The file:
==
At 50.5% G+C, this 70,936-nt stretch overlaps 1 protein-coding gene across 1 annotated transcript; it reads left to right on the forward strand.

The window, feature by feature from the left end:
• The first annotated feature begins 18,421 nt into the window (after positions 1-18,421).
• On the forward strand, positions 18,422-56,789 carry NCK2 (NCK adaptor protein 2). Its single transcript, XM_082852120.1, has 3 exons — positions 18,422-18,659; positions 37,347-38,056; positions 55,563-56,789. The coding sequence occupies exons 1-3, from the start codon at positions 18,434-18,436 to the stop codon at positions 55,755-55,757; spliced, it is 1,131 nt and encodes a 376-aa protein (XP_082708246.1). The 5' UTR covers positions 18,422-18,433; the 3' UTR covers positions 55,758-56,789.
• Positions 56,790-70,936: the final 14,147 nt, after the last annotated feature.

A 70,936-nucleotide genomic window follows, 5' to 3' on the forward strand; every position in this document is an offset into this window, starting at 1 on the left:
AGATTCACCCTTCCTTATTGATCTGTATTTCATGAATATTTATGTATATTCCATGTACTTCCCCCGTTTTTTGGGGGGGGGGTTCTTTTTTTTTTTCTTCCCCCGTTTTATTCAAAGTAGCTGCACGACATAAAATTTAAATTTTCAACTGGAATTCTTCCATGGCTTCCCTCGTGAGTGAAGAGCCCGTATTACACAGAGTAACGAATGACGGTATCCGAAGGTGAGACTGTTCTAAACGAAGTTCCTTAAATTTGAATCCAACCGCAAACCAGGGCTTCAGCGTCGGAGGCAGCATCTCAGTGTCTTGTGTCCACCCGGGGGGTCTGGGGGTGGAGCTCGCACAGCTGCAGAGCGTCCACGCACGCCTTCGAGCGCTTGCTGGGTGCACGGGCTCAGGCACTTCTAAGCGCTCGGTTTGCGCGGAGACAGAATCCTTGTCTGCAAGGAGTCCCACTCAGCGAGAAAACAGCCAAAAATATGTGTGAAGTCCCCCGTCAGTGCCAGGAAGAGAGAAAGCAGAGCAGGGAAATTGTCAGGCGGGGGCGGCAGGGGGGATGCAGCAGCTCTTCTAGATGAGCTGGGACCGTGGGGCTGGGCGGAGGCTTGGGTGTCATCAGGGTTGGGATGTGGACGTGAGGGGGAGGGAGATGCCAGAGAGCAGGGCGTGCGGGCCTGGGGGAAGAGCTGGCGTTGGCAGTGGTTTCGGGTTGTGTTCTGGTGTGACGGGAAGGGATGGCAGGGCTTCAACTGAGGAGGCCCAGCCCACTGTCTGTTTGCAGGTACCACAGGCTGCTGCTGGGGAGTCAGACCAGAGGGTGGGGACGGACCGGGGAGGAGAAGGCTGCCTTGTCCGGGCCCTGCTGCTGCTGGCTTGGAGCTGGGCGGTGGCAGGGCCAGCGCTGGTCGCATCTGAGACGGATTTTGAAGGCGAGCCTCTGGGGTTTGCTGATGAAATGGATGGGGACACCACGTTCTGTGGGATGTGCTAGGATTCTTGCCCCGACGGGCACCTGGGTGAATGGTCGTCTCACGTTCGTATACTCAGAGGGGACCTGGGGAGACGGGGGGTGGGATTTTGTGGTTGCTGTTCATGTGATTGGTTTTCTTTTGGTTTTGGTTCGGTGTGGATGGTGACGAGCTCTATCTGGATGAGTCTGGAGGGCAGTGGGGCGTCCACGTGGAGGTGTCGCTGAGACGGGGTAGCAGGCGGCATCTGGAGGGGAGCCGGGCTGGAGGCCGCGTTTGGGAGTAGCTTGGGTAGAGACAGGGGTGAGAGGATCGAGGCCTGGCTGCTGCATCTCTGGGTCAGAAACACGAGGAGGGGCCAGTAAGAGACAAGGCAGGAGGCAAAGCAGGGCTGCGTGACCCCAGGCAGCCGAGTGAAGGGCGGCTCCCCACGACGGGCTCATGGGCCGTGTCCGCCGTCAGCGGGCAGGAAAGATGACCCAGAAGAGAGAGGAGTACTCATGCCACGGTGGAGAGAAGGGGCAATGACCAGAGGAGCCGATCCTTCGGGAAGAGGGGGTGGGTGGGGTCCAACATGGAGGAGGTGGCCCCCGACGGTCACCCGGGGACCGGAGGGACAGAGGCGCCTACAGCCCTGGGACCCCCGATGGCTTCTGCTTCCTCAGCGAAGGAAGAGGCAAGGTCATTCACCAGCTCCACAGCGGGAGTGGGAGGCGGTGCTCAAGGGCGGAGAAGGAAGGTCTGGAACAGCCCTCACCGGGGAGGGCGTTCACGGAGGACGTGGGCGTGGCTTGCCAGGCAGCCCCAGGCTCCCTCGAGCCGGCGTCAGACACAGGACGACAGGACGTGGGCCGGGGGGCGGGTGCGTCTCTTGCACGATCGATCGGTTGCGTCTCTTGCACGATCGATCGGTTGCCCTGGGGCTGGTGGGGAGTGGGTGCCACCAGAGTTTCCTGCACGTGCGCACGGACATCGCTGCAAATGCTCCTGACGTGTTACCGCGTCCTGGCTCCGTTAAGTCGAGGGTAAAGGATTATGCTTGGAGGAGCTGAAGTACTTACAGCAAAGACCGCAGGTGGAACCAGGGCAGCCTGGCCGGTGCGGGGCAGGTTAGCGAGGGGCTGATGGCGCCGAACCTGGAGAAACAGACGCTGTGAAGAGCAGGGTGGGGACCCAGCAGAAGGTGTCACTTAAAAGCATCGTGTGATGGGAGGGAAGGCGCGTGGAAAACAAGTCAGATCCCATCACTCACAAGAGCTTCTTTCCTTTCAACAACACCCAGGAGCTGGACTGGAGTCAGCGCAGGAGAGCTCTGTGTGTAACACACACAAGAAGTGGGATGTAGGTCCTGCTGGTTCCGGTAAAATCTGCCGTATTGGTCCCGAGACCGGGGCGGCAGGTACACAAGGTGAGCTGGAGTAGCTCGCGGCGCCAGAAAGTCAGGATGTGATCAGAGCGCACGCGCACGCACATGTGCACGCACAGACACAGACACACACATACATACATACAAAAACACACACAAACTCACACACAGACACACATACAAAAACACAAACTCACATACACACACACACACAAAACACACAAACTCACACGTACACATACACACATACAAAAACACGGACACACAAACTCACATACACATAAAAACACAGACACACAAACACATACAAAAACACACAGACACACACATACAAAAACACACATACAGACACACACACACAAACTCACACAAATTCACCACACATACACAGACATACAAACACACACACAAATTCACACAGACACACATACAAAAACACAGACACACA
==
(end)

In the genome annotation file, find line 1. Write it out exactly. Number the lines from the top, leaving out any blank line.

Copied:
At 50.5% G+C, this 70,936-nt stretch overlaps 1 protein-coding gene across 1 annotated transcript; it reads left to right on the forward strand.